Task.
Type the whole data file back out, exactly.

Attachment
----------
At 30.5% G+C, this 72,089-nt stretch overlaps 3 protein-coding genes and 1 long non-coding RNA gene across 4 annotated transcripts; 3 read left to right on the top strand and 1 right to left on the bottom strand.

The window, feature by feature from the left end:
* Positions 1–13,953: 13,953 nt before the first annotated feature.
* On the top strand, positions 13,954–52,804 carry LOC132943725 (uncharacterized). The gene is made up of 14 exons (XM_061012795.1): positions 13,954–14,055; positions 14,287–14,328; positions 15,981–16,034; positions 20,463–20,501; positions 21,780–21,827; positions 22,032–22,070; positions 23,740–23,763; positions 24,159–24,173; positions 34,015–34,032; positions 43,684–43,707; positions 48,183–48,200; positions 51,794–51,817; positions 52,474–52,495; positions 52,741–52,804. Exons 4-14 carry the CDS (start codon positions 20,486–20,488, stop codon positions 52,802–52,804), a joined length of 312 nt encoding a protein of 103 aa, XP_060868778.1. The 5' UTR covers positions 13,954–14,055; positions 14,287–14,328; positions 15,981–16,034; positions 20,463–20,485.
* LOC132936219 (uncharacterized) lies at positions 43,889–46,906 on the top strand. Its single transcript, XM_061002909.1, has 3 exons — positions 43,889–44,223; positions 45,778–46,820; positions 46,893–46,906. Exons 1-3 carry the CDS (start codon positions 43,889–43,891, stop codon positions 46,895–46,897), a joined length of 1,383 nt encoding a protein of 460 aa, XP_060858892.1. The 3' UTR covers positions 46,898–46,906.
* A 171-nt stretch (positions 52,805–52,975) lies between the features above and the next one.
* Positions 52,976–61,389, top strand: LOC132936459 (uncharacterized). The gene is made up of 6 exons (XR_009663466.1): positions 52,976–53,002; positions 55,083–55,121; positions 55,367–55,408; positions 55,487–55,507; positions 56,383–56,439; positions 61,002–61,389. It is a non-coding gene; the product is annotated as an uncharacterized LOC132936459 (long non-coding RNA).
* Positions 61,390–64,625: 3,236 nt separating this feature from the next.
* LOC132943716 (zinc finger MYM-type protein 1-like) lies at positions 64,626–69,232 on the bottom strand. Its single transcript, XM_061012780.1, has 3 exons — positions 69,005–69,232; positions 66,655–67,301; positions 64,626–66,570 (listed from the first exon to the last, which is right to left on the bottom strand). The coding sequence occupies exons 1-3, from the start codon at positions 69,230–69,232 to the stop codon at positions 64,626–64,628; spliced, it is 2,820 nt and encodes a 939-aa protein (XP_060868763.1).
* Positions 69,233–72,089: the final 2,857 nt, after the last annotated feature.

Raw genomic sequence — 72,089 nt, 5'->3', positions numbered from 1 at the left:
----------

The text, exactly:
At 30.5% G+C, this 72,089-nt stretch overlaps 3 protein-coding genes and 1 long non-coding RNA gene across 4 annotated transcripts; 3 read left to right on the top strand and 1 right to left on the bottom strand.

The window, feature by feature from the left end:
* Positions 1–13,953: 13,953 nt before the first annotated feature.
* On the top strand, positions 13,954–52,804 carry LOC132943725 (uncharacterized). The gene is made up of 14 exons (XM_061012795.1): positions 13,954–14,055; positions 14,287–14,328; positions 15,981–16,034; positions 20,463–20,501; positions 21,780–21,827; positions 22,032–22,070; positions 23,740–23,763; positions 24,159–24,173; positions 34,015–34,032; positions 43,684–43,707; positions 48,183–48,200; positions 51,794–51,817; positions 52,474–52,495; positions 52,741–52,804. Exons 4-14 carry the CDS (start codon positions 20,486–20,488, stop codon positions 52,802–52,804), a joined length of 312 nt encoding a protein of 103 aa, XP_060868778.1. The 5' UTR covers positions 13,954–14,055; positions 14,287–14,328; positions 15,981–16,034; positions 20,463–20,485.
* LOC132936219 (uncharacterized) lies at positions 43,889–46,906 on the top strand. Its single transcript, XM_061002909.1, has 3 exons — positions 43,889–44,223; positions 45,778–46,820; positions 46,893–46,906. Exons 1-3 carry the CDS (start codon positions 43,889–43,891, stop codon positions 46,895–46,897), a joined length of 1,383 nt encoding a protein of 460 aa, XP_060858892.1. The 3' UTR covers positions 46,898–46,906.
* A 171-nt stretch (positions 52,805–52,975) lies between the features above and the next one.
* Positions 52,976–61,389, top strand: LOC132936459 (uncharacterized). The gene is made up of 6 exons (XR_009663466.1): positions 52,976–53,002; positions 55,083–55,121; positions 55,367–55,408; positions 55,487–55,507; positions 56,383–56,439; positions 61,002–61,389. It is a non-coding gene; the product is annotated as an uncharacterized LOC132936459 (long non-coding RNA).
* Positions 61,390–64,625: 3,236 nt separating this feature from the next.
* LOC132943716 (zinc finger MYM-type protein 1-like) lies at positions 64,626–69,232 on the bottom strand. Its single transcript, XM_061012780.1, has 3 exons — positions 69,005–69,232; positions 66,655–67,301; positions 64,626–66,570 (listed from the first exon to the last, which is right to left on the bottom strand). The coding sequence occupies exons 1-3, from the start codon at positions 69,230–69,232 to the stop codon at positions 64,626–64,628; spliced, it is 2,820 nt and encodes a 939-aa protein (XP_060868763.1).
* Positions 69,233–72,089: the final 2,857 nt, after the last annotated feature.

Raw genomic sequence — 72,089 nt, 5'->3', positions numbered from 1 at the left: